Meanwhile cook the Soba Noodles as per the instruction. I just dunk mine in boiling water – leave for 5 minutes and drain them. They are pretty quick and it’s very easy to overdo them.

Also meanwhile, pick the stalks off some kale and shred it with your hands. As I’ve said before Morrisons already do bags of shredded kale, they just don’t take the stalks out – it makes all the difference to spend five minutes tidying it up. Over the kale pour some brown rice vinegar, maple syrup and a little salt. Scrunch it all up with your hands and leave it for 5 minutes. That’s your pickled greens done.

Finally you add a little more maple syrup, tamari (dark soy sauce), sesame oil, juice of a lime and some black sesame seeds to the winter vegetables and then throw in the Soba Noodles and give it all a good mix. And that’s it.

Serve it like I did with the pickled greens alongside the noodles (and a little chopped coriander garnish) and you have yourself one very tasty dish.

This dish is going to make it into my ‘make it regularly’ list. I love the simplicity and the contrasting textures. I kept my beetroot and carrot crunchy rather than over softening them – and the crunch of the vegetables is awesome alongside the noodles and the pickled kale.

The only real shame is the way the purple from the beetroot bleeds into the carrots making them a bright red. I guess this could be solved by doing them separately but them that’s more washing up! You could also have used normal soba noodles rather than black ones – but I think it is quite striking.

There are so many flavours in this dish and it is very filling and satisfying. I love kale. I really love beetroot. It’s a winner for me.

We chomped through ours whilst watching ‘Friday Night Dinner’. If you haven’t seen it – you must! You’ll wet yourself laughing. It certainly took our mind off the weather outside.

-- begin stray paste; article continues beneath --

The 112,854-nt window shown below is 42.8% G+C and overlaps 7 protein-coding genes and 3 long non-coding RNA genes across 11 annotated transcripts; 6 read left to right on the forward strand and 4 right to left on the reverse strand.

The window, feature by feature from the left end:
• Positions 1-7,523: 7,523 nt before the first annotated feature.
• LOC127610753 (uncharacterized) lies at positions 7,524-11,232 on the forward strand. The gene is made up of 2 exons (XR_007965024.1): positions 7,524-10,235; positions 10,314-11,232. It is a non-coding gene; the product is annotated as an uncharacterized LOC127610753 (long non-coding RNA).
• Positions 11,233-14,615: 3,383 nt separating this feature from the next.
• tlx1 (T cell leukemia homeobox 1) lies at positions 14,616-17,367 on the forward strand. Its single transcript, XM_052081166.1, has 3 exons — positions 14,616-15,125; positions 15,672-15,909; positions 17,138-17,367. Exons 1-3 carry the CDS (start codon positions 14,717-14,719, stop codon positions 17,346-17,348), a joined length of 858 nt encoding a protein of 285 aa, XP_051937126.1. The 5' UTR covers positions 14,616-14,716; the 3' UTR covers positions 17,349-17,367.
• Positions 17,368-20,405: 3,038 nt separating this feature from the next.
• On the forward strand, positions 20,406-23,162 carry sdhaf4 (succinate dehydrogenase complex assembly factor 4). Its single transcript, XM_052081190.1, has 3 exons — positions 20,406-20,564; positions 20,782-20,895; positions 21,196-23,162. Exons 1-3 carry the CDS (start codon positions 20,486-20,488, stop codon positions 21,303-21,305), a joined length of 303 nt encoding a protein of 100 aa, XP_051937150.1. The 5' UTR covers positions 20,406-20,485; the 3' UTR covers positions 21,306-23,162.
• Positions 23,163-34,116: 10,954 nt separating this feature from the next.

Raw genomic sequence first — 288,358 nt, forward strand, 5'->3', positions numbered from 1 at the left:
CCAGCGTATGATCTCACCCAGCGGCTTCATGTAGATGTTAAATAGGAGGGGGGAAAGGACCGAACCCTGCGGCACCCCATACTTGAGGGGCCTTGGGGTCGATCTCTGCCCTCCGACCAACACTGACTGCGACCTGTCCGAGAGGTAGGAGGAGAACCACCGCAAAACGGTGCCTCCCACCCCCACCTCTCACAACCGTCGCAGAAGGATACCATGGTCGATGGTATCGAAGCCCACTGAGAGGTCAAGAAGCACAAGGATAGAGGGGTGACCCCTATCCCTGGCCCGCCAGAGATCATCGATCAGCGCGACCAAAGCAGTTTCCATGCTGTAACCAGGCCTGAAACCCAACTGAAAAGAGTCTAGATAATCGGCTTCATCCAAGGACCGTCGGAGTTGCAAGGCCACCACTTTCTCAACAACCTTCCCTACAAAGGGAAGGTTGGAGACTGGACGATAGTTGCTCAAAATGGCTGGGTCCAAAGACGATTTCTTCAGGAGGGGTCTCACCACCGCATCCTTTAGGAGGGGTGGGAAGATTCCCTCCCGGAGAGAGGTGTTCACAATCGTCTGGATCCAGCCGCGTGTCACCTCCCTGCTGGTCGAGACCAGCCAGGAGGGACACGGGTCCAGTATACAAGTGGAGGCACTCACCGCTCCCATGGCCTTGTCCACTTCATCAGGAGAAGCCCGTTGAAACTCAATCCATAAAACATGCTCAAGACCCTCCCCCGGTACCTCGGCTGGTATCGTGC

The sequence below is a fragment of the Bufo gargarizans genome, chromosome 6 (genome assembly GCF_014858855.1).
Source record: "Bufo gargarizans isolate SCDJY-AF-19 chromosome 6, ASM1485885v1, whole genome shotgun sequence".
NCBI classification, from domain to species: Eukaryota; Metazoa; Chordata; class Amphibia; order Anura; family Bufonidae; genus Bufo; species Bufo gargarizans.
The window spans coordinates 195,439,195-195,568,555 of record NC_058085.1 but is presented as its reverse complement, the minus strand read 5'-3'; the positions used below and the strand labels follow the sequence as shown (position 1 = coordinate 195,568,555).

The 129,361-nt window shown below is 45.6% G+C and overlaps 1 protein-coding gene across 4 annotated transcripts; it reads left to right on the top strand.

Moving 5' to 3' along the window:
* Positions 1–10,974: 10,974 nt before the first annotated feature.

Bacon Granola

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I’ve lost count of the number of times I’ve made this – and many thanks too to Nigel Slater. This recipe comes from his latest book ‘A Year of Good Eating’.

Ordinarily I would probably have missed this recipe – but chance brought me to it. Previously I had not owned any of his cookbooks – I just wasn’t drawn to them – I think I was put off by the long narratives and story telling – but how foolish I had been.

I happened to buy a cookbook from an actual shop (rather than Amazon) as a last minute Christmas present but decided after I got home that the cookbook was totally inappropriate and not suitable for human consumption. The book seemed to be popular simply because the authors thought it best to swear their way through every recipe. Anyway I took it back – got store credit – and chose the Nigel Slater book instead.

What a great decision that was!

As luck would have it I had a spare couple of hours to kill one day while picking up my daughter. I sat in a pub with a pint and worked my way through this book, page by page, checking out every single recipe.

If I’m honest I think I will probably make everything from this book – excluding maybe a small handful of fish dishes that don’t interest me – but this was the very first recipe in the book.

Sounds weird doesn’t it – bacon granola!

In fairness it isn’t granola at all. But who cares. We have it at least once a week. It fulfils Freya’s desire to have a bacon sandwich – but she doesn’t get the bread and she’s still satisfied.

It’s so easy to make – and you can modify the recipe based on what you have to hand – that said I rarely deviate unless I run out of almonds.

Simply buy a packet of smoked streaky bacon, cut it into little pieces and fry it in a pan with a good chunk of butter until it gets crispy (but not too much). Having the pan up high helps this – and means you get it made a lot quicker. There’s nothing worse than making this when it’s only 1 degree on the boat and you’re wearing little more than a dinosaur onesie!